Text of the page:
This isn’t a new problem. Folks at the forefront of mobile web design have been wrestling with this responsive-image problem for the past year. How do we nudge the server to send a properly sized image instead of sending a giant one-size-fits-all file?

I’ve been working on a design for my new website that incorporates this blog, and I really want it to be responsive. But I also want a website that looks fabulous on my shiny new gadget, without forcing an iPhone on AT&T’s crappy 3G to choke on it. 

That said, text heavy sites like the Verge and New York Times look great on the new screen.

THE HIGH RESOLUTION ELEPHANT IN THE ROOM

Even after figuring out how to deliver content to new iPad, the high-resolution screen presents a whole new piracy concern for designers, photographers, and other content creators. While there are plenty of safeguards out there to prevent unauthorized downloading of images for personal use from websites, there’s no safeguard to prevent the end user from merely taking a screenshot of your image using the home and power buttons. At the new iPad’s killer resolution, there’s more than enough juice to grab a 3 megapixel image. Pop Photo explains further: 

A 2048 x 1563 image is roughly 3.2-megapixels. As we all learned back in the days of the megapixel wars, that’s plenty of resolution to produce a more-than-acceptable 8” x 10” print. Even at 11” x 14”, you’d likely get a more than acceptable result. And that’s how big you’re going to have to make your online images if you want them to look their best on the new iPad. 

I’ll be honest here-I’m not terribly worried about my work getting stolen. But if takes a while for your favorite artist, photographer, or comic book publisher to update their sites and apps to Retina, I’d be willing to guess this is the reason why. 

So, what to do? I’m sure that shortly after the new iPad’s launch, developers will be all over writing their own Javascript or working them into Wordpress plugins to make all of this magic happen invisible to you. In the meantime, I’ve already started updating my portfolio images to be optimized for the new resolution, as well as creating lower resolution fallbacks for everyone else. And I’ll probably start adding watermarks and other security features to prevent unauthorized use of my work.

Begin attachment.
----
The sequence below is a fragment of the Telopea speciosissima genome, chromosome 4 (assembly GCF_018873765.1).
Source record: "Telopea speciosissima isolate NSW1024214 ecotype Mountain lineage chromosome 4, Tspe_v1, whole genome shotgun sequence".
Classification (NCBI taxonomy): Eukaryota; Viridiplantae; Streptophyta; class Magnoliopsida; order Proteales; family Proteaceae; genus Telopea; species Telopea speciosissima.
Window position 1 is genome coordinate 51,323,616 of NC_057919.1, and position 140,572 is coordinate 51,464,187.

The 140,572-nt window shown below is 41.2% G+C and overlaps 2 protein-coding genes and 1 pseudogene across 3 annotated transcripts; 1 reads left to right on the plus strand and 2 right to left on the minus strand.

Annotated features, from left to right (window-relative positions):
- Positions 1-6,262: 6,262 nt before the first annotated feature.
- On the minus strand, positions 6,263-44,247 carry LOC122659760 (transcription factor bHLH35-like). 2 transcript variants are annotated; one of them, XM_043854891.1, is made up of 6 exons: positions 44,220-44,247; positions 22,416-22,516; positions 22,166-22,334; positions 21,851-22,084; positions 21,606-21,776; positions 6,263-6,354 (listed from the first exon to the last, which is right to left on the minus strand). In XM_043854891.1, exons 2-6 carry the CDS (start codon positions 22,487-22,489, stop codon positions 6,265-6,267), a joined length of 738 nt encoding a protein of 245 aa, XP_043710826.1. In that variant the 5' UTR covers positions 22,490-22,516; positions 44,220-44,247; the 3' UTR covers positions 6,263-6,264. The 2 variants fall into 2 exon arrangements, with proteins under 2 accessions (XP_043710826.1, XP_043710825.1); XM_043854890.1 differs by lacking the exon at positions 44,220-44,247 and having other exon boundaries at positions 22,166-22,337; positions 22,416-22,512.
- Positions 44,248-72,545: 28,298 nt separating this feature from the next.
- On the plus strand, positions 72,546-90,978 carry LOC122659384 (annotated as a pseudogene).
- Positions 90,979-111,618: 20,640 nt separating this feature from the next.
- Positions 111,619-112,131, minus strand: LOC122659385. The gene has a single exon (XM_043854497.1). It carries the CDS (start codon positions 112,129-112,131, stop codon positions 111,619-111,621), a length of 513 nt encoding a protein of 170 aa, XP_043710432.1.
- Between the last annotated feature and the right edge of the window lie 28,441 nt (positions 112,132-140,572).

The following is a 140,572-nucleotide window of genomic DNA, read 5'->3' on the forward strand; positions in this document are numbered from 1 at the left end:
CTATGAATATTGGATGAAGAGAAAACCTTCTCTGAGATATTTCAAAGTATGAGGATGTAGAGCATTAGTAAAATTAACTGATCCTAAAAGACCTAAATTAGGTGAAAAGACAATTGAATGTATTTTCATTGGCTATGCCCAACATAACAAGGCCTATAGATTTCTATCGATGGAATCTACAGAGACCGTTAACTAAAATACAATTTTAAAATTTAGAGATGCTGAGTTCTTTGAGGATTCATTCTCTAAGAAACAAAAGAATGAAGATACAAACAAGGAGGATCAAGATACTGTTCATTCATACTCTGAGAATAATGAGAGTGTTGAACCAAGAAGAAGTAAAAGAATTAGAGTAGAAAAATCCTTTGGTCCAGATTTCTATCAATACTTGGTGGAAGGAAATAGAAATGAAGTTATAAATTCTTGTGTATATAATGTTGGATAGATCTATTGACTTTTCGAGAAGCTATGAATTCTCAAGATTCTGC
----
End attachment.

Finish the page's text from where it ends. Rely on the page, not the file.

Apple is clearly headed toward resolution independence, and I expect these Retina displays to make their way to the MacBook Air line very soon, and then spread throughout the rest of the Mac line. Android tablets are also headed toward high resolution screens-Samsung has hinted they will have a similar Retina-style tablet ready later this year. So unless sales of the new iPad fall off a cliff, I’m sure this resolution is here to stay. Time to jump on board.

Dwight Battle

Studio Battle, 9410 35th Ave SW #A, Seattle, WA 98126, USA

Dwight Battle is an award-winning independent art director specializing in mobile and digital design, branding, and creative direction. Dwight has been an art director and designer for over twelve years, and have worked with a variety of clients in a variety of stages of growth, from Fortune 500 companies to small family businesses, and from established companies to early-stage startups.